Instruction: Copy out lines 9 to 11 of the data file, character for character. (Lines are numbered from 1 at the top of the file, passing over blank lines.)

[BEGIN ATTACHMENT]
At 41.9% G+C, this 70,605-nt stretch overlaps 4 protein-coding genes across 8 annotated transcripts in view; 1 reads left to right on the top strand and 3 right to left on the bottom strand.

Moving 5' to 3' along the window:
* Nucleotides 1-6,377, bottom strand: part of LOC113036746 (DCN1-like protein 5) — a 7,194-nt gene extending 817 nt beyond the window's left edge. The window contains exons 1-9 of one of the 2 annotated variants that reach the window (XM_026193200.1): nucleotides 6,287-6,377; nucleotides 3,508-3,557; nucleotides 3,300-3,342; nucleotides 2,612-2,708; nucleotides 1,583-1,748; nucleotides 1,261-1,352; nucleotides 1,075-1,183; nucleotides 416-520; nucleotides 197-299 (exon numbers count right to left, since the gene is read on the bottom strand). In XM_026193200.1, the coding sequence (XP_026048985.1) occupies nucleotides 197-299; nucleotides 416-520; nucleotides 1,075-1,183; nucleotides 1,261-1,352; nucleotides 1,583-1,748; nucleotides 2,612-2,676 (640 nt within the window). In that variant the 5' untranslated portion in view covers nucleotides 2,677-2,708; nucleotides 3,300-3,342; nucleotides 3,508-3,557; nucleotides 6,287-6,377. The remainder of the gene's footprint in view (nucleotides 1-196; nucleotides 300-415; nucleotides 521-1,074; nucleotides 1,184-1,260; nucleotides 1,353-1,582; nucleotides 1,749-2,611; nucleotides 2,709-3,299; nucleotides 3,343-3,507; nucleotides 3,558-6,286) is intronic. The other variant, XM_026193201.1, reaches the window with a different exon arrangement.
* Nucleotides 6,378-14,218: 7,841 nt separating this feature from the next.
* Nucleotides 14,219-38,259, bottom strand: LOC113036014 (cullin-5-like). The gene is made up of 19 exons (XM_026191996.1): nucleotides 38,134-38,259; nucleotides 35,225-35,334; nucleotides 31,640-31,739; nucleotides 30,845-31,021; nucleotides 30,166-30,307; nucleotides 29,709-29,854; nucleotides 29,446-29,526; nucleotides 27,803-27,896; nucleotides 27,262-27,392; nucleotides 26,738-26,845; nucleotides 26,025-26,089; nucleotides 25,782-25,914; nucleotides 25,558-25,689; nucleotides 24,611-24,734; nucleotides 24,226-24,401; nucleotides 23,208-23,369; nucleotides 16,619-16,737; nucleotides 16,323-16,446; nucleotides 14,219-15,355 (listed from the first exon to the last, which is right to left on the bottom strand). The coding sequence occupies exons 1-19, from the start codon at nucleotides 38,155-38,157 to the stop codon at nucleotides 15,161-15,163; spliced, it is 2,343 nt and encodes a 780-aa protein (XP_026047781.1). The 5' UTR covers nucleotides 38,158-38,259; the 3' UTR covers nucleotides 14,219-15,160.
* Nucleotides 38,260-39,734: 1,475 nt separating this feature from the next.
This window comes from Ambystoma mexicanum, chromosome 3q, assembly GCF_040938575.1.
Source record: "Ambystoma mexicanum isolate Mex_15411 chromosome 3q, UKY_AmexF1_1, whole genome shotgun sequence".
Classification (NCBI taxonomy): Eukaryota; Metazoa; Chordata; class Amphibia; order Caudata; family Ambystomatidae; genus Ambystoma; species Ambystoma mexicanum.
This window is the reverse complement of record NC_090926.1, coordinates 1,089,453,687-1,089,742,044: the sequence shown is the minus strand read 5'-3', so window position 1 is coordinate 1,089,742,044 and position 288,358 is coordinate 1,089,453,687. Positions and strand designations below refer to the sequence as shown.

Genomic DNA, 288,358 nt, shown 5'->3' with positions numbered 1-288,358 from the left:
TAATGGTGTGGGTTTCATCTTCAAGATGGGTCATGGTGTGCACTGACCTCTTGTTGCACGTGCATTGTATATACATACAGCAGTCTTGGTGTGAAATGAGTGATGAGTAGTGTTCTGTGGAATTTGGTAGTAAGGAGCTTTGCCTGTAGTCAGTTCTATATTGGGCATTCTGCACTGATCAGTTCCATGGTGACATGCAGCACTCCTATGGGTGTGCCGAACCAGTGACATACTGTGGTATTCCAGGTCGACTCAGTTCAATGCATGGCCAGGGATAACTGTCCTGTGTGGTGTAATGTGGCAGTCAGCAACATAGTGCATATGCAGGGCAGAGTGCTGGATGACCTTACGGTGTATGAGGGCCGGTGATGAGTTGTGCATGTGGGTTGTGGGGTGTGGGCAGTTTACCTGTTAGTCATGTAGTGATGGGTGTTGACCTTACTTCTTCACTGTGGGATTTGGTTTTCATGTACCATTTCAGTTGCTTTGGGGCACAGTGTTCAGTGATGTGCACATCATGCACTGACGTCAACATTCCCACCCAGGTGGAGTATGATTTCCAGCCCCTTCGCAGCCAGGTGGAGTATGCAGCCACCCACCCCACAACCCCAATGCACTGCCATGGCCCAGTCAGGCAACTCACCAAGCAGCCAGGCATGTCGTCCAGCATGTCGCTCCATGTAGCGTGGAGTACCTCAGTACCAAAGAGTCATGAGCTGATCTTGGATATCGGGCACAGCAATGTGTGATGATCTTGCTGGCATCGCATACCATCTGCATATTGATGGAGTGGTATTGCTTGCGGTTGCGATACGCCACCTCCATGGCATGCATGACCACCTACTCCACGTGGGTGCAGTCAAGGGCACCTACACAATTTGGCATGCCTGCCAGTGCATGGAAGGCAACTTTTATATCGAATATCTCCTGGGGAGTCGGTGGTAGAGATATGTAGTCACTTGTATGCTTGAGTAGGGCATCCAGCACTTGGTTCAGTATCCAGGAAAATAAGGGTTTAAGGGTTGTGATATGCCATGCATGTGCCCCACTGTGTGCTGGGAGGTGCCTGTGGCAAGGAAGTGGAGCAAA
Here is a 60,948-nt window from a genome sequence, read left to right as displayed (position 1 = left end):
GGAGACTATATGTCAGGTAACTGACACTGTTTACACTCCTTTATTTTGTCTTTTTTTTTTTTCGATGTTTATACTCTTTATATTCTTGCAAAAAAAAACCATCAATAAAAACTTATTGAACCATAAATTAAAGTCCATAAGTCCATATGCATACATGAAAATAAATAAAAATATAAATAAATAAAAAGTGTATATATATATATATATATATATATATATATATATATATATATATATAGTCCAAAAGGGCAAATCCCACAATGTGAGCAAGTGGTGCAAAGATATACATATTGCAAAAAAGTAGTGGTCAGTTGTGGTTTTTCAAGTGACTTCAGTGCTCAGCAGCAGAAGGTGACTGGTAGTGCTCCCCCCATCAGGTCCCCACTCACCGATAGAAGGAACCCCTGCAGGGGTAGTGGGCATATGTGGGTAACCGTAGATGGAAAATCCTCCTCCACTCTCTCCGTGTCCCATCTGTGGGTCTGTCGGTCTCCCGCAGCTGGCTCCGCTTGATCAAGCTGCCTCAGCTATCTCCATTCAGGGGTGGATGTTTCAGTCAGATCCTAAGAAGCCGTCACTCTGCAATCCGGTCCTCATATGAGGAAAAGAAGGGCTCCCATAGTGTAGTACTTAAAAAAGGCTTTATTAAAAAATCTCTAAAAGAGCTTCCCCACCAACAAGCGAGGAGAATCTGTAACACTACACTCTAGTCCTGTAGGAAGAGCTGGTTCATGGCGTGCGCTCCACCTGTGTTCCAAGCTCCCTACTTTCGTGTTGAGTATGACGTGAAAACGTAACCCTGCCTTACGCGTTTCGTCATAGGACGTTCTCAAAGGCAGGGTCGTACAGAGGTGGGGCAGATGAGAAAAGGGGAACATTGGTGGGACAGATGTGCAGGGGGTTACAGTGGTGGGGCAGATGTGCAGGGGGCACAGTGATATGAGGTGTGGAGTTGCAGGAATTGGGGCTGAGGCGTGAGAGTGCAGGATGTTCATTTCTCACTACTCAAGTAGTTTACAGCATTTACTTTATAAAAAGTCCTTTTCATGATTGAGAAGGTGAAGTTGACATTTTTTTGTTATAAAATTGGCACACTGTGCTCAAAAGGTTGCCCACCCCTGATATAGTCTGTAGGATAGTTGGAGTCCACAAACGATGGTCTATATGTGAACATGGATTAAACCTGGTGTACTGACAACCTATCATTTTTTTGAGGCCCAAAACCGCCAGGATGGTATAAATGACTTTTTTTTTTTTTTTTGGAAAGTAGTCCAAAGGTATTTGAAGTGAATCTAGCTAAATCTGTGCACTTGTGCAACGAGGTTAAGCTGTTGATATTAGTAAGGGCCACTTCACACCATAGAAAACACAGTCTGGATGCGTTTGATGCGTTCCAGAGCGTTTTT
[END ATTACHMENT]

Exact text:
Classification (NCBI taxonomy): Eukaryota; Metazoa; Chordata; class Amphibia; order Caudata; family Ambystomatidae; genus Ambystoma; species Ambystoma mexicanum.
This window is the reverse complement of record NC_090926.1, coordinates 1,089,453,687-1,089,742,044: the sequence shown is the minus strand read 5'-3', so window position 1 is coordinate 1,089,742,044 and position 288,358 is coordinate 1,089,453,687. Positions and strand designations below refer to the sequence as shown.

Genomic DNA, 288,358 nt, shown 5'->3' with positions numbered 1-288,358 from the left: